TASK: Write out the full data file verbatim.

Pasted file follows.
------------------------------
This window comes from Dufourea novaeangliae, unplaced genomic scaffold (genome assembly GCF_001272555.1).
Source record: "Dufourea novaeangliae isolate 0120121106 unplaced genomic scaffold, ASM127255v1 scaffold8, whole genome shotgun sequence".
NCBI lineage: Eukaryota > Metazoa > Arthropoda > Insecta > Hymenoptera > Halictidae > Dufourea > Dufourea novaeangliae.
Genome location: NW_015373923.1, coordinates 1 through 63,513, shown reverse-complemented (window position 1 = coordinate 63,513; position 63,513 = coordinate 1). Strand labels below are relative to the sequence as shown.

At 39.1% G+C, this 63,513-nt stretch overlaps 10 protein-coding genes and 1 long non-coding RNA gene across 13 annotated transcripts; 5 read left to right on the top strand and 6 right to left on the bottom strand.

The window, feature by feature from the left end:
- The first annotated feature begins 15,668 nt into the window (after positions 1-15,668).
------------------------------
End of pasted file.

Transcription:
This window comes from Dufourea novaeangliae, unplaced genomic scaffold (genome assembly GCF_001272555.1).
Source record: "Dufourea novaeangliae isolate 0120121106 unplaced genomic scaffold, ASM127255v1 scaffold8, whole genome shotgun sequence".
NCBI lineage: Eukaryota > Metazoa > Arthropoda > Insecta > Hymenoptera > Halictidae > Dufourea > Dufourea novaeangliae.
Genome location: NW_015373923.1, coordinates 1 through 63,513, shown reverse-complemented (window position 1 = coordinate 63,513; position 63,513 = coordinate 1). Strand labels below are relative to the sequence as shown.

At 39.1% G+C, this 63,513-nt stretch overlaps 10 protein-coding genes and 1 long non-coding RNA gene across 13 annotated transcripts; 5 read left to right on the top strand and 6 right to left on the bottom strand.

The window, feature by feature from the left end:
- The first annotated feature begins 15,668 nt into the window (after positions 1-15,668).